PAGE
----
Tips For Customizing Your Own Training

A Good Start

A Good Start



Here are some tips and observations I have had success with in customizing my own program:


- Change only one variable at a time: If you attempt to increase your Bench Press and add in 2 more Bench days, Wide Grip Incline Presses, and Ballistic Smith Machine Throws... Which one of these helped or hurt? It’s impossible to tell. Stick with your baseline program, change one detail, and give it at least 4-6 weeks for a proper eval.


- The more advanced you get the longer you will have to monitor and the smaller, more specific your changes become: Newbie’s can make gains on a weekly and monthly basis, but a power lifter who has already added 500-600 pounds to his total will likely have to plan 12-16 weeks at a time to see if he can beat his previous meet numbers, often by only a few pounds. Many times power lifters are so close to their genetic ceiling of strength that what makes or breaks their total is a small change in foot position or grip width, not necessarily getting 10% stronger.


- Listen to your body (sometimes): Have a “normal,” “easy,” and “extended” workout plan ready to account for days where you feel run down or like you could rip the gym off the foundations. Take advantage of the days you feel like Superman by lifting more weight or doing more sets. On days when your nose is stuffed up, you got 3 hours of sleep, and your dog had to go the vet, it might be a good day to just go and hit the main exercise that day then hit the door. However, there are days where you feel run down, but end up hitting a PR out of nowhere... Be on the lookout for those by gauging how you feel when you actually start your warm ups.

On a day where you feel great you might also consider just SMASHING the weights you had planned and NOT adding in extra work. The more work you do, the more you have to recover from, and going nuts on one day may come back to haunt you days later in the form of decreased performance.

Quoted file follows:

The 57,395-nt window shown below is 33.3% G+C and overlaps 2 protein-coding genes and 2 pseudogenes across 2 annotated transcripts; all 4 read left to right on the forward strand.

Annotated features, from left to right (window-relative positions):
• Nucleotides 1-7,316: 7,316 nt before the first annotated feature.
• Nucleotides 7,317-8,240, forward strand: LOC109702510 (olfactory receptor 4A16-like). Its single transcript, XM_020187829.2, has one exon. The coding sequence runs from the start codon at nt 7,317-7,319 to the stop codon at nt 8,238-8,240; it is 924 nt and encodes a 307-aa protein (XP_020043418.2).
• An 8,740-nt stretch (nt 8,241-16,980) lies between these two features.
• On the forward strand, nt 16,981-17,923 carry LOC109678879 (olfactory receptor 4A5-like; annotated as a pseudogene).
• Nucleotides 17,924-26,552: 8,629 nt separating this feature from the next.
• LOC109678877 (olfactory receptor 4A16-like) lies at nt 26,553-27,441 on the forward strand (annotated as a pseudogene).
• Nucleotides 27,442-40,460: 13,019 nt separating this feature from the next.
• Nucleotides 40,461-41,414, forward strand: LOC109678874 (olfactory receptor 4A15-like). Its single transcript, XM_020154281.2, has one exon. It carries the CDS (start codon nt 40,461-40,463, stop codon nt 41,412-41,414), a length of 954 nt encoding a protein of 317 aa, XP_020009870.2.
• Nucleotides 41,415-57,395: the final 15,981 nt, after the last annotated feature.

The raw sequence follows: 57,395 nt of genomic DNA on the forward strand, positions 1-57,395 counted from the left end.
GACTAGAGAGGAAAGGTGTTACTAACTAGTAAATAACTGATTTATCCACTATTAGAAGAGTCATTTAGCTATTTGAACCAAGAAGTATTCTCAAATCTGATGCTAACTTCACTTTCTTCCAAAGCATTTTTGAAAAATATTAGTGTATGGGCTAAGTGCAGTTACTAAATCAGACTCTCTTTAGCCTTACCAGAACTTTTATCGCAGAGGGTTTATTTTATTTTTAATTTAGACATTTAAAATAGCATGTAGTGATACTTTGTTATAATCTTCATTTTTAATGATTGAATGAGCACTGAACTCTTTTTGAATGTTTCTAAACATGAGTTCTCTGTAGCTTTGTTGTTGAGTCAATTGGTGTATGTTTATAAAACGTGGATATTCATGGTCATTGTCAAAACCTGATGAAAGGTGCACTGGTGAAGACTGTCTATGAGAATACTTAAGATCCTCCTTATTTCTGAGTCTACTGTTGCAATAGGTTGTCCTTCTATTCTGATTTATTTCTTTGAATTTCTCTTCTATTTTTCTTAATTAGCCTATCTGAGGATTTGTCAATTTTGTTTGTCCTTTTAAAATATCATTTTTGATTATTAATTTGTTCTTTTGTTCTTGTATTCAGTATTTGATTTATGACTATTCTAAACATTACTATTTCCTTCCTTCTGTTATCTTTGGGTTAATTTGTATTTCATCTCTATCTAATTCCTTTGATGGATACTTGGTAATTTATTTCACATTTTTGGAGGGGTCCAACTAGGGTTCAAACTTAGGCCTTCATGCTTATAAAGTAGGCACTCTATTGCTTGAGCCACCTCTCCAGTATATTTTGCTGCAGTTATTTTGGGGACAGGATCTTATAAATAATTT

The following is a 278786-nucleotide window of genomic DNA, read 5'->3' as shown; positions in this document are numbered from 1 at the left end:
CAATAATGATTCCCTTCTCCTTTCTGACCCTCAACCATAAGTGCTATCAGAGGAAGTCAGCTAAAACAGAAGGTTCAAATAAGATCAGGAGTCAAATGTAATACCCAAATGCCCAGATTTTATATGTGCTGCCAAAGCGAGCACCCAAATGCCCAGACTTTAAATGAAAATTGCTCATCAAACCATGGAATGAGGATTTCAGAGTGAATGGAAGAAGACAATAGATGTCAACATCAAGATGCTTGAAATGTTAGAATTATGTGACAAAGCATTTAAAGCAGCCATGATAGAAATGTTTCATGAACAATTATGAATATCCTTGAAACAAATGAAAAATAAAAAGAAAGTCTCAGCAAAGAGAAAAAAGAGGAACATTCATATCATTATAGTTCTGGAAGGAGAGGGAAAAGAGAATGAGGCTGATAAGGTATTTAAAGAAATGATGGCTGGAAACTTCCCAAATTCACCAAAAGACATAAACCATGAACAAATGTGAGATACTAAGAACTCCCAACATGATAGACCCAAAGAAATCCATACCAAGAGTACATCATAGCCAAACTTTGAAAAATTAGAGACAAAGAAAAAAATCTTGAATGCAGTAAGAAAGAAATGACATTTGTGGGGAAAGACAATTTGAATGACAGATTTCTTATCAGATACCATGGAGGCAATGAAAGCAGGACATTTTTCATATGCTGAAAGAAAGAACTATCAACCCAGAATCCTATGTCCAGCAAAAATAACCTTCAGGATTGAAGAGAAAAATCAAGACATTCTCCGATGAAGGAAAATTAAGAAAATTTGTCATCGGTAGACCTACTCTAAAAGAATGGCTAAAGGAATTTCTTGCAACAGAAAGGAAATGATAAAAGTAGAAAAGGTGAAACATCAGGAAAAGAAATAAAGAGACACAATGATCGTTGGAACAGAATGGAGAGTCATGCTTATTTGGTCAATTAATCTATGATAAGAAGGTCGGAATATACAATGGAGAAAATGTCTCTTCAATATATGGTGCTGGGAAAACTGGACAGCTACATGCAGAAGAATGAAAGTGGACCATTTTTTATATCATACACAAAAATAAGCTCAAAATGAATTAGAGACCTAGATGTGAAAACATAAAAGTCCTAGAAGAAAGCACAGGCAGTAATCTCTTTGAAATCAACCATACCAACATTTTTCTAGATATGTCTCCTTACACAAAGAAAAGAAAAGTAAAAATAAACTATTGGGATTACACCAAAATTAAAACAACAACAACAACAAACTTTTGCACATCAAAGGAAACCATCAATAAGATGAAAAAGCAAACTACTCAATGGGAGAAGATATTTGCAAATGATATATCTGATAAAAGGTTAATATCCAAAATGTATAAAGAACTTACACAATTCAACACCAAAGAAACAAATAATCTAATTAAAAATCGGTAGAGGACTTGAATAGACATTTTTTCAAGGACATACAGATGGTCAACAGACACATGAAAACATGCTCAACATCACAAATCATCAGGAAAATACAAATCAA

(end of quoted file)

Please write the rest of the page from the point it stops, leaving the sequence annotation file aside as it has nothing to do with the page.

The Best Is Yet To Come


As I said in the beginning, all of us are looking for the Perfect Program. The one with all “Tens” and no “Zeros.” Nothing is more frustrating than going to the gym week after week, month after month and looking the same or not getting any stronger.


Because of that potential frustration, many of us are afraid to veer off course from our battle-tested, tried-and-true program to try something new and risk failing.


But it is only through this experimentation and tracking that we develop our Intuitive Training Muscle. There simply is no other way. I know how scary it can be to experiment. To toss aside our “proven” program and venture into the unknown, coming out the other side possibly empty-handed.


Fear not, because the reality is that just because there are "Tens" out there, it doesn't mean anything in weight lifting is a “Zero.” If you are picking up heavy shit and busting your ass, results are going to happen. I don’t care if you are doing 1-3 reps, 6-8 reps, or 12-15 reps. Barbell, dumbbell, kettle bell... It’s all good as long as you are working hard, so do not be afraid to experiment as you can be assured you will not regress.


Having said that, you do have to consider your specific goals and try to find and implement as many "Tens" as you can. This will take lots of experimentation and TIME. Lots and lots of time. Maybe your whole life.


Bottom line is do NOT get discouraged because results are not quick to show up, or because you think there is some other thing you could be doing that’s better. Did you just bust your ass in the gym? Then you did your job and you should be proud. But, also never stop looking to improve. Never stop developing your most important training quality: Your Mind. Your Intuitive Training Muscle.